The captain is one Nikol Pashinyan. Although his first name means, victory in Greek, he is a big league loser. While a journalist, he was convicted of libel. He was also expelled from university. He eventually fashioned himself as a Messiah who would save Armenia.. This “Armenian” Saakashvili decided to switch horses and head west. He surrounded himself with western NGO liberal activists .Among the NGOs are Armenia Open Society,, OXFAM UK, Eco- Globe Environmental, World Vision, CARE, Democracy Now, Transparency International, Peaceful Change…some 3,400 people. USAID gave him billions as reward but the sum was smaller than the profits Armenia made through trade with Russia and China. The USAID bribe couldn’t replace trade. Samantha Powers promised more money during her trip. Recently, it was trumpeted that Armenian and US troops would hold maneuvers. The public wasn’t told the maneuvers were not about defense: they were about how to control demonstrations, protests, etc.

    Despite the disastrous 2020 war, the sheep-like Armenian electorate re-elected this loser. And now the Artsakh tragedy which started when this joker declared “Artsakh is Armenia.” Until then we were negotiating with the Az about the future of Artsakh. His stupid declaration sent the message to Baku that negotiations were pointless. Soon after (2020), the Az attacked, killing 6,000 (?) Armenians. It then sliced a chunk of Armenia land.

    The man (?) who precipitated the 2020 War, changed his tune and later said Artsakh belongs to Azerbaijan, indicating that Armenia would not get involved if the Az moved on Artsakh. We saw the result.

    A few days ago he stated Armenia would not admit Artsakh refugees. He then changed his brainless mind because he feared an uprising.

    I understand he has secretly acquired Canadian citizenship and has a palatial home north of Toronto. Don’t be surprised to learn that when his situation becomes impossible, the CIA flies him and his Lady Macbeth wife to Toronto.

  6. I agree with Mesrob.

    It doesn’t make sense to go to war with a nation that is superior in numbers and superior in technology.

    Azerbaijan in 1991 was militarily equal to Armenian’s military and perhaps it was ill prepared and so, they lost the war.

    But they made a fortune by selling petrol and invested in their military.

    On top of that, the UN wrote multiple resolutions. I think 4, back in 1991, 1992, 1993.
    The top countries of the world asked Armenia to return Artsakh back to Azerbaijan. They all signed the resolutions. None of them have retracted anything.

    So, what do you want to do? Convince them that those lands belonged to you hundred years ago?
    The only country that is interested is France.
    I hear that France offered military aid but Pashinyan refused. is this true?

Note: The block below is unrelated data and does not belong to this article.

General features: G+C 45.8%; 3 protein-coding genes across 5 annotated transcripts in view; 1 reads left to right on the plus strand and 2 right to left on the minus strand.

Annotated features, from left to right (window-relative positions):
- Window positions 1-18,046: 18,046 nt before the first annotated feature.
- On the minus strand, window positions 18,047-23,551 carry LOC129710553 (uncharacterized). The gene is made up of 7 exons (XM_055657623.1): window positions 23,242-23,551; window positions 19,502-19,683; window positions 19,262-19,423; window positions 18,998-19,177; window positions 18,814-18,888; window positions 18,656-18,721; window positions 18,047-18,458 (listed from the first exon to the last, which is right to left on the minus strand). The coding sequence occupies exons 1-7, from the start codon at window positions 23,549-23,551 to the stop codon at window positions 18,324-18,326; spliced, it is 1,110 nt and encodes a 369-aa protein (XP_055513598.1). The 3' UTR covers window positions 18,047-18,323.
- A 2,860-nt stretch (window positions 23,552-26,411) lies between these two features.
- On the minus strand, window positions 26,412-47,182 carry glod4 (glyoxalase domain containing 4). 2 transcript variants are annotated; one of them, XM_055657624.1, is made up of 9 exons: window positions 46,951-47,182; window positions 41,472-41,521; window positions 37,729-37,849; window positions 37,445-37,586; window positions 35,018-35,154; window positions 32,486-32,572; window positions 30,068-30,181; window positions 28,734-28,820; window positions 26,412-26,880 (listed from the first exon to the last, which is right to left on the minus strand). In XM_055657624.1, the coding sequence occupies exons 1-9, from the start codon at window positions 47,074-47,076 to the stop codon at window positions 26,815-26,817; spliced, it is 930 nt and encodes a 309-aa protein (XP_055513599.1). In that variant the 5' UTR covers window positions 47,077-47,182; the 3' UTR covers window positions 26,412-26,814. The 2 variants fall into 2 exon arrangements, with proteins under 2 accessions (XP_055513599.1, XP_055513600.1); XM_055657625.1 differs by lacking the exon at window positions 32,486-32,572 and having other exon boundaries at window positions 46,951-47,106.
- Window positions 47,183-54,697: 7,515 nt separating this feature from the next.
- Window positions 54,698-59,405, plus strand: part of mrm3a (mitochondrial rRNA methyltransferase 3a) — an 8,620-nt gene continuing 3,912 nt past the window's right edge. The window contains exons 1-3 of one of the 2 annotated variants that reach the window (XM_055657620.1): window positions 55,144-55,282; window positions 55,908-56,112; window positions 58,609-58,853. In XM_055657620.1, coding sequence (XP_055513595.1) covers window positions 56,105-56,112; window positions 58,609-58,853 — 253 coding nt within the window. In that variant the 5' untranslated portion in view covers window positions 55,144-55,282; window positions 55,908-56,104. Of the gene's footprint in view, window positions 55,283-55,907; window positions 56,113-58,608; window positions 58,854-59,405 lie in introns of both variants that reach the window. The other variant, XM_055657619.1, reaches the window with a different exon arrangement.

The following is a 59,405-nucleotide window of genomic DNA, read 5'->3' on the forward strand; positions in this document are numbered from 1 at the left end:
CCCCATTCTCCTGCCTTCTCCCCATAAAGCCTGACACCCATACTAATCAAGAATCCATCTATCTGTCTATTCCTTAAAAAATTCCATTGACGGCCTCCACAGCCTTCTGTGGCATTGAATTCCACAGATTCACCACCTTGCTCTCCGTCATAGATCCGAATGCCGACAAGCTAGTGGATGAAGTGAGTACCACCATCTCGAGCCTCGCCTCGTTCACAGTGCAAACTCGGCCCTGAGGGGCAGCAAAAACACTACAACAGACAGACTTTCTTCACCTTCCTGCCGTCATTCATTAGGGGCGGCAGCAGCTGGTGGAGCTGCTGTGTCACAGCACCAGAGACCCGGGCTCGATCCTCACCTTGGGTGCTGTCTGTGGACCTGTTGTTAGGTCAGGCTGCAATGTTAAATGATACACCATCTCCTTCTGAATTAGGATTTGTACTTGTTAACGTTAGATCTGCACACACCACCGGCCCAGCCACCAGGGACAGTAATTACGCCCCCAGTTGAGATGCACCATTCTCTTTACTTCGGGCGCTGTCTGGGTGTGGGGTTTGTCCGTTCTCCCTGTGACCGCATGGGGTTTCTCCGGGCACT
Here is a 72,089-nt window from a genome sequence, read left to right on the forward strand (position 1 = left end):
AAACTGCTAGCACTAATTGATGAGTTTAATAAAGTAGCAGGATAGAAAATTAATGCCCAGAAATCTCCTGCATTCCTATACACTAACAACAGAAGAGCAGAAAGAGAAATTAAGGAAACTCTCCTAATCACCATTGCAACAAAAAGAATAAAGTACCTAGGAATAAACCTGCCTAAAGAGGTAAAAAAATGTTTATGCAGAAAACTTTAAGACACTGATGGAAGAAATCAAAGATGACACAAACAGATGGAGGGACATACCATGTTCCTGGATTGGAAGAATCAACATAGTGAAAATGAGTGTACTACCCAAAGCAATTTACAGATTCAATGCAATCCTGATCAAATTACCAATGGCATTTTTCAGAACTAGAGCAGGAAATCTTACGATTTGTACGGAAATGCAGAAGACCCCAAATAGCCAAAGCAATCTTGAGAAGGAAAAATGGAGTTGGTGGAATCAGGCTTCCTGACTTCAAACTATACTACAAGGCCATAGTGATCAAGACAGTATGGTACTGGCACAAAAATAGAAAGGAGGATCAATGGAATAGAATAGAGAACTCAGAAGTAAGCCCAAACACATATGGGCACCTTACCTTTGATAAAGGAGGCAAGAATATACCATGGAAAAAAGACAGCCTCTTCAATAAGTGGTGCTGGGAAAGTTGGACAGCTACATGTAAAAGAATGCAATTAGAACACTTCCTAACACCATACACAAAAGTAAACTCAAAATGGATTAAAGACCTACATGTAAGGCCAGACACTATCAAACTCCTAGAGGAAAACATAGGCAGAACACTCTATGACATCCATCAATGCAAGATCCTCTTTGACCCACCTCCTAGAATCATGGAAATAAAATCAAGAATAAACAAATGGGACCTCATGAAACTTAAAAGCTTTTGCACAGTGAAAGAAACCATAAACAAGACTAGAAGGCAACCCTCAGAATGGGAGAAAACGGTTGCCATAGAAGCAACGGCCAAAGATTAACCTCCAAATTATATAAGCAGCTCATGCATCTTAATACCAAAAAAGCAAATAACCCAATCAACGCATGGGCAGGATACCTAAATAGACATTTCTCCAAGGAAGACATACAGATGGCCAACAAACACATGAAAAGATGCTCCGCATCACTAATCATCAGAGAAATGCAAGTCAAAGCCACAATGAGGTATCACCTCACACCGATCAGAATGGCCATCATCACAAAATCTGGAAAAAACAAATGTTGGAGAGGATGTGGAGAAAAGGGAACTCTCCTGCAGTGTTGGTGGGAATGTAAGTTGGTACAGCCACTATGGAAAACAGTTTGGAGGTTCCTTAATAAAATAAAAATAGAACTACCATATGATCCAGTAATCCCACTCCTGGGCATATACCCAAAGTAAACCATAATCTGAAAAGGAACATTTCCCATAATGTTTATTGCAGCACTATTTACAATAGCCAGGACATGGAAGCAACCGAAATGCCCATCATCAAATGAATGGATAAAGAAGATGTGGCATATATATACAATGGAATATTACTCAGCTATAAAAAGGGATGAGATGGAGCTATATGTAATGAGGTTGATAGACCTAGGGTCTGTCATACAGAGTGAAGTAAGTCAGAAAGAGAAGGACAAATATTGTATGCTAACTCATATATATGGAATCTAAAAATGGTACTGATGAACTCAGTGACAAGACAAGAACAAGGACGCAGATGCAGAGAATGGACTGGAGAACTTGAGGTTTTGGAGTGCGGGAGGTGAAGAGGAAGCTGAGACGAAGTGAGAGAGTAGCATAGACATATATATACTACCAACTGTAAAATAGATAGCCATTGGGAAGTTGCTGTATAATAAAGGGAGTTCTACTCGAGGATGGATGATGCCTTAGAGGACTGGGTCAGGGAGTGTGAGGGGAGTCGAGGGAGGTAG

I am hearing so many ridiculous stories that I am skeptical.

    There are a couple of problems.
    1. Population:
    For some reason, Armenians are low in numbers. How could they invade an enemy of 80 million while Armenians globally are only 8 million?
    Without a large population, you are not going to have enough workforce, not enough resources, not enough taxes being collected.
    The Armenian population, both locally and in the Diaspora is not growing.
    I am guessing it is the same for Greece and the other western countries. They are not going up by much either.

    2. Religion:
    Religion played a big role in the past and being a lonely small christian population is not a good idea when you are surrounded by Muslims.
    There is a big difference between Christianity and Islam. Christianity means nothing to western countries. They are businessmen.
    Islam is something else. When Azerbaijan needs help, they received a lot of help from various ISIS and whatever groups.

    Usually, it is christian nations that have major wars with each other: WW1, WW2.
    Look at Russia vs Ukraine.

  7. If it is true that Pashinyan has recently acquired Canadian citizenship and a mansion near Toronto, it is time, for those who set Pashinyan up to destroy the Armenian nation, to provide him with safe exit. “After me the deluge”.

  8. Vrej,
    Reacting to one of your points “1. Population.”

    It isn’t for some reason that Armenians are few in number. The Genocides perpetrated by turkey in 1915 and even before, was/were the reason for the Armenian numbers.

    Those who survived the death marches and all, were no longer in historic Armenia or Cilicia where they could keep their identity as Armenians. They got absorbed into foreign countries getting assimilated. Marrying odars, having children who spoke foreign languages and adopted foreign cultures.

    The other reason is that unlike Muslims who sometimes marry several wives and get many children, Armenians bring one or two. Vast difference.